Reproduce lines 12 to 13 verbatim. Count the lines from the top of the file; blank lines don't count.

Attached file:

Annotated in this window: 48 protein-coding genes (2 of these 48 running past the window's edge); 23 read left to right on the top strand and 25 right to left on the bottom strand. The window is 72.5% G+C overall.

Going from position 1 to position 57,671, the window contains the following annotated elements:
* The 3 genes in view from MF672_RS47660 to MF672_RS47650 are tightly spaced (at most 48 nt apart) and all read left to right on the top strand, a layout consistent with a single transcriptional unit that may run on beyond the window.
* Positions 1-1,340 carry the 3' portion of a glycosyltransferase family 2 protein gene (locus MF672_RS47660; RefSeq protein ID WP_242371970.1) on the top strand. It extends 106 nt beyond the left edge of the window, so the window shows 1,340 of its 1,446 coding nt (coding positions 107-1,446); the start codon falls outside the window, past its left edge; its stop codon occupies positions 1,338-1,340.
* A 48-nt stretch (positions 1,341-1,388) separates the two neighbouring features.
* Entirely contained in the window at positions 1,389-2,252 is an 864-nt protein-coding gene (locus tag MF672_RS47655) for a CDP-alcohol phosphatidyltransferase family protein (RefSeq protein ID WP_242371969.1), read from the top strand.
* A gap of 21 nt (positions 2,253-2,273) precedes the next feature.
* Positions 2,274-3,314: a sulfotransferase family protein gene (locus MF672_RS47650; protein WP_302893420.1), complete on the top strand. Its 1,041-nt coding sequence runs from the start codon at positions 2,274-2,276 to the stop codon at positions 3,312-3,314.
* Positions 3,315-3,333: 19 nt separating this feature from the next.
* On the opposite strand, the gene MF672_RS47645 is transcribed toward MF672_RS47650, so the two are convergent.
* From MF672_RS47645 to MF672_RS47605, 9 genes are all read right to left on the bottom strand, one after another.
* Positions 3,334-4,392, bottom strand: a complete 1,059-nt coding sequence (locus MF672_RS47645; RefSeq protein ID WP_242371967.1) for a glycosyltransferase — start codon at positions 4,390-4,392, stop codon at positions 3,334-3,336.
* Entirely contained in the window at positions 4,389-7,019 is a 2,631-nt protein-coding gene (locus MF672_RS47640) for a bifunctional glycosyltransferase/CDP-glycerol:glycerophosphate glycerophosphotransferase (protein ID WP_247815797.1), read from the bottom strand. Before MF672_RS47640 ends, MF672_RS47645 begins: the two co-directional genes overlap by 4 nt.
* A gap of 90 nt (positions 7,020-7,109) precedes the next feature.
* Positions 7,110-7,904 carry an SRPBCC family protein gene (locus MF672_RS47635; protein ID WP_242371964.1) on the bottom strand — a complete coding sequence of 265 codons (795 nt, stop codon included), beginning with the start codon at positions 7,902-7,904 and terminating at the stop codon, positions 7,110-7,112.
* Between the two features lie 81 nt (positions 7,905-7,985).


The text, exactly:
* Positions 3,334-4,392, bottom strand: a complete 1,059-nt coding sequence (locus MF672_RS47645; RefSeq protein ID WP_242371967.1) for a glycosyltransferase — start codon at positions 4,390-4,392, stop codon at positions 3,334-3,336.
* Entirely contained in the window at positions 4,389-7,019 is a 2,631-nt protein-coding gene (locus MF672_RS47640) for a bifunctional glycosyltransferase/CDP-glycerol:glycerophosphate glycerophosphotransferase (protein ID WP_247815797.1), read from the bottom strand. Before MF672_RS47640 ends, MF672_RS47645 begins: the two co-directional genes overlap by 4 nt.